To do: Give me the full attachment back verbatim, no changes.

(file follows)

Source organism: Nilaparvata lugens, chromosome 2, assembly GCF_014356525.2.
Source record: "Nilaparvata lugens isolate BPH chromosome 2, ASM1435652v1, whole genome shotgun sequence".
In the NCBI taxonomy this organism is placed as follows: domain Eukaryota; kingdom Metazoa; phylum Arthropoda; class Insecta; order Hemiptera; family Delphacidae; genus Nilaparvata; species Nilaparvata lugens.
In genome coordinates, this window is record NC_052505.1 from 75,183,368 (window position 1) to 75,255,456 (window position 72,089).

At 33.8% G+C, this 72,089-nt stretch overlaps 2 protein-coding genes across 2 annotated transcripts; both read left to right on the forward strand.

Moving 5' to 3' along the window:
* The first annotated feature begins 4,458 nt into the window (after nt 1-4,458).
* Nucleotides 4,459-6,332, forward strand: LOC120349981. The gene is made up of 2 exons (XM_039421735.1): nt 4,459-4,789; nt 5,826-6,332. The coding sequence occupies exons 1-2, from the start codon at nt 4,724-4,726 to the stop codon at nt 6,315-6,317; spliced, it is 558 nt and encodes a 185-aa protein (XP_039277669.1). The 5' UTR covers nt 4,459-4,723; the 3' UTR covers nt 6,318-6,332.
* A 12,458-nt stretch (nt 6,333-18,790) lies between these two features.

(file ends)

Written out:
Source organism: Nilaparvata lugens, chromosome 2, assembly GCF_014356525.2.
Source record: "Nilaparvata lugens isolate BPH chromosome 2, ASM1435652v1, whole genome shotgun sequence".
In the NCBI taxonomy this organism is placed as follows: domain Eukaryota; kingdom Metazoa; phylum Arthropoda; class Insecta; order Hemiptera; family Delphacidae; genus Nilaparvata; species Nilaparvata lugens.
In genome coordinates, this window is record NC_052505.1 from 75,183,368 (window position 1) to 75,255,456 (window position 72,089).

At 33.8% G+C, this 72,089-nt stretch overlaps 2 protein-coding genes across 2 annotated transcripts; both read left to right on the forward strand.

Moving 5' to 3' along the window:
* The first annotated feature begins 4,458 nt into the window (after nt 1-4,458).
* Nucleotides 4,459-6,332, forward strand: LOC120349981. The gene is made up of 2 exons (XM_039421735.1): nt 4,459-4,789; nt 5,826-6,332. The coding sequence occupies exons 1-2, from the start codon at nt 4,724-4,726 to the stop codon at nt 6,315-6,317; spliced, it is 558 nt and encodes a 185-aa protein (XP_039277669.1). The 5' UTR covers nt 4,459-4,723; the 3' UTR covers nt 6,318-6,332.
* A 12,458-nt stretch (nt 6,333-18,790) lies between these two features.